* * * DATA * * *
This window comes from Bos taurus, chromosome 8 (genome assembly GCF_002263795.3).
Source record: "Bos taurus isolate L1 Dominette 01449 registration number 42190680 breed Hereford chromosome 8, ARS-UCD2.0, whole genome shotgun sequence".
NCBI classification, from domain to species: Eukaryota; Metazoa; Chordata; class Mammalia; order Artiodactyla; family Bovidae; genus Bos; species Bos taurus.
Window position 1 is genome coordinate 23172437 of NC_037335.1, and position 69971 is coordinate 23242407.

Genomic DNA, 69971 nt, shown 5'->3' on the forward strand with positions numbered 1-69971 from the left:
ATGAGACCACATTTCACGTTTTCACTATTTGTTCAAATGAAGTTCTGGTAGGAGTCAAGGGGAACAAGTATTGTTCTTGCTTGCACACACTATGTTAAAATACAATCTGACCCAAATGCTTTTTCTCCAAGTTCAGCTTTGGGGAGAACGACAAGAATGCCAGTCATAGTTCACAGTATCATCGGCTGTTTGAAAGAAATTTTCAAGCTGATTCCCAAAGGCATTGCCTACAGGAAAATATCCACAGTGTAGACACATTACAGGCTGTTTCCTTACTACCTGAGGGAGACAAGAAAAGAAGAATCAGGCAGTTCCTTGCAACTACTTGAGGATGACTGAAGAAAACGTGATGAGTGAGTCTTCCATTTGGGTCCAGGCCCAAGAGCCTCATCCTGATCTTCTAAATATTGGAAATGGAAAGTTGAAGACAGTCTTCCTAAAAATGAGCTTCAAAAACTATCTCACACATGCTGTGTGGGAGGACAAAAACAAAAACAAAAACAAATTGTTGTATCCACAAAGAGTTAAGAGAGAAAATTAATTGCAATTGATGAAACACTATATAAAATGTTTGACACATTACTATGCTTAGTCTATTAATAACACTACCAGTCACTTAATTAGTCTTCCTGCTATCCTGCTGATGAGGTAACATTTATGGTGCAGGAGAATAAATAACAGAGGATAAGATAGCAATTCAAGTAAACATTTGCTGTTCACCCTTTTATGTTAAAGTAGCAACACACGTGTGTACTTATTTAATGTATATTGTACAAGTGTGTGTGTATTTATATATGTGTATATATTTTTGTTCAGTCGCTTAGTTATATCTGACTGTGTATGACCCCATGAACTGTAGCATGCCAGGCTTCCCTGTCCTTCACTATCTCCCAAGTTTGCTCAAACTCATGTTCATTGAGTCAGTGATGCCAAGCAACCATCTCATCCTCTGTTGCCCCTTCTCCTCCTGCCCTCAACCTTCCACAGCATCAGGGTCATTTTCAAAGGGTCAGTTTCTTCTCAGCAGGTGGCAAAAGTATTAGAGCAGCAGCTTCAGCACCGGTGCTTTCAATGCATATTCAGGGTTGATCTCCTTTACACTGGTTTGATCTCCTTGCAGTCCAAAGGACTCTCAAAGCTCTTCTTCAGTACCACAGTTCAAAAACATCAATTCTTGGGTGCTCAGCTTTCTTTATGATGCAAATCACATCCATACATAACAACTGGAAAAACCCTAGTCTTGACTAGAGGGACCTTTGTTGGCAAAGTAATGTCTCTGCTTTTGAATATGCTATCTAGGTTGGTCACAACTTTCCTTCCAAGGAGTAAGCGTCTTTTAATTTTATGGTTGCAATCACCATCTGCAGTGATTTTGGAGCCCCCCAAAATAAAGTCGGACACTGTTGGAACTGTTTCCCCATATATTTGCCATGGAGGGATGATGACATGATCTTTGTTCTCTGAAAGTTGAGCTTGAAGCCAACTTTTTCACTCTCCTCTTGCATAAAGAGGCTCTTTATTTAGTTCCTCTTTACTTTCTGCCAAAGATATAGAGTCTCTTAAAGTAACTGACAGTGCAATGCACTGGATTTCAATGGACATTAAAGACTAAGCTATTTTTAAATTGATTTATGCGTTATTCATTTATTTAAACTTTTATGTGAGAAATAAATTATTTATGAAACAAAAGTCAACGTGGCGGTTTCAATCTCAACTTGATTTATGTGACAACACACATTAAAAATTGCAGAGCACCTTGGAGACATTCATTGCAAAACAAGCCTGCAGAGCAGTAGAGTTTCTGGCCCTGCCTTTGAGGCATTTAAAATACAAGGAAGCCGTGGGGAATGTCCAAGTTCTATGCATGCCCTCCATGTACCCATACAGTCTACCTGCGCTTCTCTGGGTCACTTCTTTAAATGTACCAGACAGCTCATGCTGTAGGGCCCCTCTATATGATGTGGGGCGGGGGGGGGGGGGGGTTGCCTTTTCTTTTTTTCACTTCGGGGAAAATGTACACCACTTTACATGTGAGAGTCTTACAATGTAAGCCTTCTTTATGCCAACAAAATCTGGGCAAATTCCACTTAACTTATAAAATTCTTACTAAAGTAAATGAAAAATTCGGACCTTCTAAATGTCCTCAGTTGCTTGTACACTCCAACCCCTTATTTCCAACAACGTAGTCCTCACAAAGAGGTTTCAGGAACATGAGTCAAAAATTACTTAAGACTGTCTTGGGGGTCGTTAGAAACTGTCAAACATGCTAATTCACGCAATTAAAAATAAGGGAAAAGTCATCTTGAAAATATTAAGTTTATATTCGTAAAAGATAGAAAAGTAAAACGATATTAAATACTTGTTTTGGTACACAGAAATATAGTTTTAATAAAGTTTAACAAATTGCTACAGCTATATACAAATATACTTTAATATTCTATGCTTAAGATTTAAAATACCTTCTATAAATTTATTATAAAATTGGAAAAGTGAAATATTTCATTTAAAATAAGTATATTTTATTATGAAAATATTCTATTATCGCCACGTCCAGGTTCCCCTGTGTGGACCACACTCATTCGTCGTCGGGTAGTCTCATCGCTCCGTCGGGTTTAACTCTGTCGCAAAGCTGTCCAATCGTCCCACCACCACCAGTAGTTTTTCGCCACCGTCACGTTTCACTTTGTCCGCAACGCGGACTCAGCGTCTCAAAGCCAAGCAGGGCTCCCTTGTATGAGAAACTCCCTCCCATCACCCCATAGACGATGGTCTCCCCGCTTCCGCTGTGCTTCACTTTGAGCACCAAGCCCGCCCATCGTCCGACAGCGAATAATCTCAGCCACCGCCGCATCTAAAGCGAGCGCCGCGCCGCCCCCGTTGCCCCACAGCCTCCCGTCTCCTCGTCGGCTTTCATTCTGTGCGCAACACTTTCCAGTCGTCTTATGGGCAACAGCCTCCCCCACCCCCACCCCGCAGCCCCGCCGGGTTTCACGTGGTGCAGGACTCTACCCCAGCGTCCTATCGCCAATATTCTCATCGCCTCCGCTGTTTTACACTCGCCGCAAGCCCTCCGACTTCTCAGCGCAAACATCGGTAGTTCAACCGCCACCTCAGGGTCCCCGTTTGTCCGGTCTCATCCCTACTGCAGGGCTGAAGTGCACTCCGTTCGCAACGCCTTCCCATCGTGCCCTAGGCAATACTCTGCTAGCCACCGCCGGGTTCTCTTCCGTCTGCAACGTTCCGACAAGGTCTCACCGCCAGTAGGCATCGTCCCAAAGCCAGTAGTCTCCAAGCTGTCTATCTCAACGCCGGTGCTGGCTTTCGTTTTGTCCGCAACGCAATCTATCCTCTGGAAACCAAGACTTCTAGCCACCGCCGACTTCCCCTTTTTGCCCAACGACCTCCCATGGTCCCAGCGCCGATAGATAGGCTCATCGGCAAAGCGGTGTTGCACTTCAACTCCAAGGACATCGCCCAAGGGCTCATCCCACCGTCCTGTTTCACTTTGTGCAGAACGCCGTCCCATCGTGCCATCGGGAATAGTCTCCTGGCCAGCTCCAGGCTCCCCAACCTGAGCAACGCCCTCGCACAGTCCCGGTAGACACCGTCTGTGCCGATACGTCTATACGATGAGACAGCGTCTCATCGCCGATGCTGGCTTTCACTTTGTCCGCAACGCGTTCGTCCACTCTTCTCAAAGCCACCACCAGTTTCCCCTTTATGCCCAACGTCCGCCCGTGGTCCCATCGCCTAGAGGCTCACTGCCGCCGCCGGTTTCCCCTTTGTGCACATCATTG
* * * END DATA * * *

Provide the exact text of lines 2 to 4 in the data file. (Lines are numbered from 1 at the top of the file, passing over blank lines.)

Source record: "Bos taurus isolate L1 Dominette 01449 registration number 42190680 breed Hereford chromosome 8, ARS-UCD2.0, whole genome shotgun sequence".
NCBI classification, from domain to species: Eukaryota; Metazoa; Chordata; class Mammalia; order Artiodactyla; family Bovidae; genus Bos; species Bos taurus.
Window position 1 is genome coordinate 23172437 of NC_037335.1, and position 69971 is coordinate 23242407.